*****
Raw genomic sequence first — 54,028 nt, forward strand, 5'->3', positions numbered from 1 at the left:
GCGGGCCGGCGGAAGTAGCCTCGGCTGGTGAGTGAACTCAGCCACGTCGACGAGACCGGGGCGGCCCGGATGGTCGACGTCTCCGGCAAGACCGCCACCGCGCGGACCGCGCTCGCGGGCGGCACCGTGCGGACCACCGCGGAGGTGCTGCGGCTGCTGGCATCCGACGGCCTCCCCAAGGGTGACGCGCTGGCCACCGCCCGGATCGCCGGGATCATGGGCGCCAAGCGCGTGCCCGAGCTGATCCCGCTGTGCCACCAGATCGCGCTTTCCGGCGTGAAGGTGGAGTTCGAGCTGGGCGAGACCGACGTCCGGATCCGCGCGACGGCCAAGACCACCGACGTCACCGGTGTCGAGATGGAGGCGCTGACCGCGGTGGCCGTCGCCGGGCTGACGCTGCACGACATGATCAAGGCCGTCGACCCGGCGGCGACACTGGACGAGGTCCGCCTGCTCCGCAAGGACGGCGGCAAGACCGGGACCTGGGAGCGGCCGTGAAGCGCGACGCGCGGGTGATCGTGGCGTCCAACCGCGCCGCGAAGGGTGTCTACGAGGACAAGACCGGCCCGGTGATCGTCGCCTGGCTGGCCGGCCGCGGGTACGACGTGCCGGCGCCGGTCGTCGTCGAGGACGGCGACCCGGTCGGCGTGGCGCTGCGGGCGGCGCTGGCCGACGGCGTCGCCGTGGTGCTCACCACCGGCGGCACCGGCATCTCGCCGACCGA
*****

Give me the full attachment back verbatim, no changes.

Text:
Raw genomic sequence first — 54,028 nt, forward strand, 5'->3', positions numbered from 1 at the left:
GCGGGCCGGCGGAAGTAGCCTCGGCTGGTGAGTGAACTCAGCCACGTCGACGAGACCGGGGCGGCCCGGATGGTCGACGTCTCCGGCAAGACCGCCACCGCGCGGACCGCGCTCGCGGGCGGCACCGTGCGGACCACCGCGGAGGTGCTGCGGCTGCTGGCATCCGACGGCCTCCCCAAGGGTGACGCGCTGGCCACCGCCCGGATCGCCGGGATCATGGGCGCCAAGCGCGTGCCCGAGCTGATCCCGCTGTGCCACCAGATCGCGCTTTCCGGCGTGAAGGTGGAGTTCGAGCTGGGCGAGACCGACGTCCGGATCCGCGCGACGGCCAAGACCACCGACGTCACCGGTGTCGAGATGGAGGCGCTGACCGCGGTGGCCGTCGCCGGGCTGACGCTGCACGACATGATCAAGGCCGTCGACCCGGCGGCGACACTGGACGAGGTCCGCCTGCTCCGCAAGGACGGCGGCAAGACCGGGACCTGGGAGCGGCCGTGAAGCGCGACGCGCGGGTGATCGTGGCGTCCAACCGCGCCGCGAAGGGTGTCTACGAGGACAAGACCGGCCCGGTGATCGTCGCCTGGCTGGCCGGCCGCGGGTACGACGTGCCGGCGCCGGTCGTCGTCGAGGACGGCGACCCGGTCGGCGTGGCGCTGCGGGCGGCGCTGGCCGACGGCGTCGCCGTGGTGCTCACCACCGGCGGCACCGGCATCTCGCCGACCGA